Running away is a simple and effective method for dealing with almost any situation. I am brilliant at it, I feel like its inherent. It's in my bones. See also; quitter. In the last year I have quit my job and all responsibilities and commitments I have ever had. I've run away from so many different situations I don't actually think I could name them all. Even as I write this I should be writing a lesson plan that I've given up on roughly 6 million times already. Quitting has the most negative connotations, nobody wants to be seen as a quitter. Even in my mind in generally relates mostly to failure. You quit and therefore you fail, you forfeit your position. You're not strong enough to finish, you've taken the easy route out. I personally think that's so far from the truth.
It's not the truth because it isn't the easy route out. Giving up on something that you've put time and effort into isn't failing, its recognising that this isn't providing you with what you need. There is nothing easy about telling people, friends and family and loved ones that you've quit. That once again you're starting over. Because everyone believes that you're failing, again. Who supports the absolute nutter who quits there job, forfeits there income, just because they don't enjoy it? I'll tell you who, nobody. Next to no-one will tell you that's a good idea. But why not? Why should we keep ourselves in these situations, when no-one is really benefitting. It takes a lot of guts to walk away from something. To take a step into the unknown. To tell yourself, this is no longer serving me and its time to move on. I don't see that as weak. Having high standards and not settling because that's what is expected of you. I will not settle. I will not sacrifice my time to things that, ultimately don't get me closer to the life that I want. The fact that I am still completely unsure about what that is yet is irrelevant.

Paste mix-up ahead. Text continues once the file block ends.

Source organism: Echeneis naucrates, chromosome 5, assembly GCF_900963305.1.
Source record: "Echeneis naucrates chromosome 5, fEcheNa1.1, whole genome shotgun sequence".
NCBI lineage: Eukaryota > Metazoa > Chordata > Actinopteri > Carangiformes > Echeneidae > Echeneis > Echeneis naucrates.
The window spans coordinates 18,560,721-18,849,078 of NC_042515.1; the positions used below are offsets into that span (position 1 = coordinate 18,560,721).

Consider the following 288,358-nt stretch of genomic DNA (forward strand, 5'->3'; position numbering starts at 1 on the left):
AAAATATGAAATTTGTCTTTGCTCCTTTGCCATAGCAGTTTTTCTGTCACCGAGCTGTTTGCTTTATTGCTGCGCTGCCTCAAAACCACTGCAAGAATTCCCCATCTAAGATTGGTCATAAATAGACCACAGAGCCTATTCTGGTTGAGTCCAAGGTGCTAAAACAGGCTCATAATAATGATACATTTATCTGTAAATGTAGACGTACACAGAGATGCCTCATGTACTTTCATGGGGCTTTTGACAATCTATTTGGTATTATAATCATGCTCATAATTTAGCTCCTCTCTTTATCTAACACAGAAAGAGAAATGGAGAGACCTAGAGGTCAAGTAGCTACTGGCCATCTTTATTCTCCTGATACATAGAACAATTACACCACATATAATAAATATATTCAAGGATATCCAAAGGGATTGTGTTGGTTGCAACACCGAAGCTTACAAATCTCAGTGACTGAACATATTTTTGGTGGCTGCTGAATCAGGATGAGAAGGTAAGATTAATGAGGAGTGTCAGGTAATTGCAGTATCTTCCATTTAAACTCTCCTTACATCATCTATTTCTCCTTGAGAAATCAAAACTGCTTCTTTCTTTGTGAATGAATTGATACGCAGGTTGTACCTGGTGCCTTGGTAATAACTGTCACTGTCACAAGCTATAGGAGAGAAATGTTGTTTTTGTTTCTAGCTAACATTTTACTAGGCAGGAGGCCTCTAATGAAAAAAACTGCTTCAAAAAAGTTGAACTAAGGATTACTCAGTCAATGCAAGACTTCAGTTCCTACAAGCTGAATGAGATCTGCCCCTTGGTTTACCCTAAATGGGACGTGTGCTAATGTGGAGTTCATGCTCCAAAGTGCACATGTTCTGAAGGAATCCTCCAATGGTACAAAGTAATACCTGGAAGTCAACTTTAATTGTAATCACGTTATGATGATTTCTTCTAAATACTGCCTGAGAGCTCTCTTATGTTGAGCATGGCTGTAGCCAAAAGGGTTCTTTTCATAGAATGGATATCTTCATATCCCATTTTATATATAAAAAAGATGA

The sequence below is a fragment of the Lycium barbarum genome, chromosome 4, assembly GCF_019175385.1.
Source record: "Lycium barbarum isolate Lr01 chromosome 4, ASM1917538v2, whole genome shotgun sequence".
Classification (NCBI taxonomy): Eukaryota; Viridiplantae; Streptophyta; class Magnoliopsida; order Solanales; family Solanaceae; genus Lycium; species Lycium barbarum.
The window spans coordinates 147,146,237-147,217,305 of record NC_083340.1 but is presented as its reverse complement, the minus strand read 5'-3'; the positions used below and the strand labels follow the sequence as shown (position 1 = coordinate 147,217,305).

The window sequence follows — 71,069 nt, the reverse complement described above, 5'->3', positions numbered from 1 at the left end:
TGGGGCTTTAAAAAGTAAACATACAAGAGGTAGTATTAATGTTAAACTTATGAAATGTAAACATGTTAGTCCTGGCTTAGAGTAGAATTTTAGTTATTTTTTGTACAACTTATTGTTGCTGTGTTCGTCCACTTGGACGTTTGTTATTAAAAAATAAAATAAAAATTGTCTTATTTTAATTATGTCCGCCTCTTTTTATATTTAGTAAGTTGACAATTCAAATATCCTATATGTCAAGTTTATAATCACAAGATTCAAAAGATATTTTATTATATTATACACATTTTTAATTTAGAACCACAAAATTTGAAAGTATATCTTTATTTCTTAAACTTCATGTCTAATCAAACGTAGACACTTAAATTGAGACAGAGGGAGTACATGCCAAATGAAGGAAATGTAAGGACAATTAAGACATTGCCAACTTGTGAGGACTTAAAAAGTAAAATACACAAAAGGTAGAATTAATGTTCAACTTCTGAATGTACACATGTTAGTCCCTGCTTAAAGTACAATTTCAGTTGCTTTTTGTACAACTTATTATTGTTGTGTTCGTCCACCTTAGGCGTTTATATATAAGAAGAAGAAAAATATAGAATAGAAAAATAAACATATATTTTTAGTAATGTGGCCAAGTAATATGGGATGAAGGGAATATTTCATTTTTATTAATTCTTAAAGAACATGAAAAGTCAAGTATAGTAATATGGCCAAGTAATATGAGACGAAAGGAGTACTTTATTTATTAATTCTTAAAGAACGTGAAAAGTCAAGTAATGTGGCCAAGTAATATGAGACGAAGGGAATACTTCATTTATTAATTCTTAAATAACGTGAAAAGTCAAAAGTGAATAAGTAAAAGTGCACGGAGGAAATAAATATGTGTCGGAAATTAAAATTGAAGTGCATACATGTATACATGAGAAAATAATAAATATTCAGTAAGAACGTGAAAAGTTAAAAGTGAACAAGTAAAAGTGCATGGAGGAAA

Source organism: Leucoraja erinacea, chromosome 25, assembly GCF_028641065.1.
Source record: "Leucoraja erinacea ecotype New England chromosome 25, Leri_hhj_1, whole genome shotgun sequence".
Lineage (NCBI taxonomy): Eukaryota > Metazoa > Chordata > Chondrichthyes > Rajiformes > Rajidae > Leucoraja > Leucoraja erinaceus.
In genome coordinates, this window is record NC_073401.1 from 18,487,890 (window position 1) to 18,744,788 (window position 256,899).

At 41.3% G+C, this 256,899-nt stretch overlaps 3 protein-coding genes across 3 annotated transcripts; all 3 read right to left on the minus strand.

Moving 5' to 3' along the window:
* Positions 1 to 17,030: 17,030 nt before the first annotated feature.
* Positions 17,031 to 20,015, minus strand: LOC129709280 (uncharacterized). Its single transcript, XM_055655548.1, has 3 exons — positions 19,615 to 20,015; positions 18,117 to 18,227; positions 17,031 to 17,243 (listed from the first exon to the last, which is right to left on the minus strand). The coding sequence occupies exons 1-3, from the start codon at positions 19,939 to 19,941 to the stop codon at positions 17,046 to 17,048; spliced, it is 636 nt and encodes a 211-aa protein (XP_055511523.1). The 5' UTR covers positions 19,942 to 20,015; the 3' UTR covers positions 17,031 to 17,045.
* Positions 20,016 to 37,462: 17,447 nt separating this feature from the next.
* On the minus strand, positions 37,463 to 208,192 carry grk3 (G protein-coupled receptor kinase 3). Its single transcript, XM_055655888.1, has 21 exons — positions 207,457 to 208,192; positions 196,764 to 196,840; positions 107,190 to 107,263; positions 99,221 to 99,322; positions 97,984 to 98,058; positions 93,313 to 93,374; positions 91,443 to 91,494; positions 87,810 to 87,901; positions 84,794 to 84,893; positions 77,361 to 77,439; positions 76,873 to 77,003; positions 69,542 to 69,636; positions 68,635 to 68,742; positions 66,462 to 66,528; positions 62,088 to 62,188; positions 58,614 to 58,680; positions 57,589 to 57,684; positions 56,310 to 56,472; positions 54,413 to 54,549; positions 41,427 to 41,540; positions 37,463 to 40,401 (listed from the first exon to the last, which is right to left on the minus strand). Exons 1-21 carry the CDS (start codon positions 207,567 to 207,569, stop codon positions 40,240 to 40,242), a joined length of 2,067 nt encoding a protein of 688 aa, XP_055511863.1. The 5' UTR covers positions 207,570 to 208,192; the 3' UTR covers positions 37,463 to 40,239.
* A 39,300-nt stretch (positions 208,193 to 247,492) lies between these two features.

I won't just run away from negative situations, a lot of the time positive experiences also have a sell-by date. I have numerous memories from travelling that, had I pursued or not 'given up' on, would not be the memory that I have of them today. The memories encapsulated in perfect moments, that I wished with every fibre of my being I could prolong at the time. Yet even then, even in heights of happiness there was a knowing in the pit of my stomach that this wasn't it. This wasn't going to be the thing that caught me. Had I actually prolonged them they're likely to not be the same memory, leaving when I felt I had to as apposed to leaving when everything was perfect. It is very easy to become incorrectly attached to things. We're all looking for something and it is so easy to think you've found it and immediately put all your eggs in the basket, I'm done, I've found it, thanks and goodbye. I've done it with so many things, the island I went to live on for one. We all do it, with friends or relationships or careers or lifestyle choices. But we are constantly growing and the things we look for evolve, often at different rates to the people and life around us. This is not a bad thing. Being able to call something a day, to me, is a sign of strength. Strong enough that you know what you want, or even strong enough to admit to the world that what you want has changed. And sometimes starting over, with a revised purpose is exactly what you need. Of course there are things I wish I had stuck with, but if I had I wouldn't be where I am, perhaps without the people I have now, or with a different set of morals. I like who I am, I like who I have and I love what could eventually be. I am a runaway and I will not settle.